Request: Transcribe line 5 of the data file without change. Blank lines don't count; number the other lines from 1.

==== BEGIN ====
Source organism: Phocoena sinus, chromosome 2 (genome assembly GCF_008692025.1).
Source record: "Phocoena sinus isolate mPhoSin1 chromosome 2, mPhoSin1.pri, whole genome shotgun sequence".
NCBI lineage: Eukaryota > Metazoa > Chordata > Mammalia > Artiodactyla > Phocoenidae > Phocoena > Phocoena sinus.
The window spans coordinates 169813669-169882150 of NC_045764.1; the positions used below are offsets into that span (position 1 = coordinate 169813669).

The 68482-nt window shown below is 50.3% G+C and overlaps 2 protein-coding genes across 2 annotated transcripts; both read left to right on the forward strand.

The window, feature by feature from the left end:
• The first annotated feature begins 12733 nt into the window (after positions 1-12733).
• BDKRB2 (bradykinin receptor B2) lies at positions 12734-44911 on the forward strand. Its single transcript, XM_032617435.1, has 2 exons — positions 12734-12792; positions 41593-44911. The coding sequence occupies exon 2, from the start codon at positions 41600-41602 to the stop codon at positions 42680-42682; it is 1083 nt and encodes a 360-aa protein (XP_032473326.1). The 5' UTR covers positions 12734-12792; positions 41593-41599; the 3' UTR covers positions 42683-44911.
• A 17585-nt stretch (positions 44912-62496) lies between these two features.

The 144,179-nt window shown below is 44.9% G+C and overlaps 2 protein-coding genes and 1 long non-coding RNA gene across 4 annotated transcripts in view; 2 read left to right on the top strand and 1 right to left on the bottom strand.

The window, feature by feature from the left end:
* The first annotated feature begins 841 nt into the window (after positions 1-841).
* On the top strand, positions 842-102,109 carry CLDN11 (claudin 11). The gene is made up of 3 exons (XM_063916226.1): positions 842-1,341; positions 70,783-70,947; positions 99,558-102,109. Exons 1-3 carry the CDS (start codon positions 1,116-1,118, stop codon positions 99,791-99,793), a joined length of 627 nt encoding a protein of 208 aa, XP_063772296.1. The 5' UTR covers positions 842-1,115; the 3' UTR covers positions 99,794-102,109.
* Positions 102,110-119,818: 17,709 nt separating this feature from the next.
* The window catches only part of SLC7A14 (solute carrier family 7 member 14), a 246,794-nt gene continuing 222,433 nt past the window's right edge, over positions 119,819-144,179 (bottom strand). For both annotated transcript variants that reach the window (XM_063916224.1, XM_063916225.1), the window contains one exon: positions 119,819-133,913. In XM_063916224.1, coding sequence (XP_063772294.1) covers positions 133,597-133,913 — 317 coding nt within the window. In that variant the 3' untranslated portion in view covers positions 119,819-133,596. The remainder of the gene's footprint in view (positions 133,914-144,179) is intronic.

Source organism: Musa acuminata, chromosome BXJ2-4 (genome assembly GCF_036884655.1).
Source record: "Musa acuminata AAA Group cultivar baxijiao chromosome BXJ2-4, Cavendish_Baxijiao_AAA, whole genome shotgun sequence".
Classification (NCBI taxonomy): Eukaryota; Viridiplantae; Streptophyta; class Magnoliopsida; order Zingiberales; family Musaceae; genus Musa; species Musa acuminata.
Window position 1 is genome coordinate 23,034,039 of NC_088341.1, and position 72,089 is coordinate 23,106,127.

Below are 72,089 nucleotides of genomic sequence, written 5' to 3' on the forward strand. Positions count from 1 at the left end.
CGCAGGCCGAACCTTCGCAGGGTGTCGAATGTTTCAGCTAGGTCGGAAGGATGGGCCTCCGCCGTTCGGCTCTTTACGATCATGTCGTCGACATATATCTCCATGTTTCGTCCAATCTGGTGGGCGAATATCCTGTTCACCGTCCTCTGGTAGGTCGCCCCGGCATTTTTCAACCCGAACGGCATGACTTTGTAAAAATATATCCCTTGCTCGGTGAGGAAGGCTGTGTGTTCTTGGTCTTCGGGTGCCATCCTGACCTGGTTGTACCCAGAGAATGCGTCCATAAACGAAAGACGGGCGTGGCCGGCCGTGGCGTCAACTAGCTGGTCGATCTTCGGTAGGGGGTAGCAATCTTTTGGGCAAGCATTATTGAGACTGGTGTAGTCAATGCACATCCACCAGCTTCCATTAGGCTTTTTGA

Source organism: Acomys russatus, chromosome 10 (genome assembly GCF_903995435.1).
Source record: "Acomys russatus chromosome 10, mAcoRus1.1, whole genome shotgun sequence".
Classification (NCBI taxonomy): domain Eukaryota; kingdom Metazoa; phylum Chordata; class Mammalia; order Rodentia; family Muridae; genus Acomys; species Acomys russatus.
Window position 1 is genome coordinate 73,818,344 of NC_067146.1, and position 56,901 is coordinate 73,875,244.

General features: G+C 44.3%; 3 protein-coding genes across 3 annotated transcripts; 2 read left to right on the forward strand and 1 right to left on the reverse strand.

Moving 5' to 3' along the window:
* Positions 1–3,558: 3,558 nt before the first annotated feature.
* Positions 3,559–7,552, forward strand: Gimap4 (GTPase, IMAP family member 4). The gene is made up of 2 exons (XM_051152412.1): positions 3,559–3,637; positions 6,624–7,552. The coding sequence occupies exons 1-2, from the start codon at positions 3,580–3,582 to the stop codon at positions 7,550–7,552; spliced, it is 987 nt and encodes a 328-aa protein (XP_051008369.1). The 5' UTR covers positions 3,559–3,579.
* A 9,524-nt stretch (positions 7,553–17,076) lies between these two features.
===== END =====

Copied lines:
The 68482-nt window shown below is 50.3% G+C and overlaps 2 protein-coding genes across 2 annotated transcripts; both read left to right on the forward strand.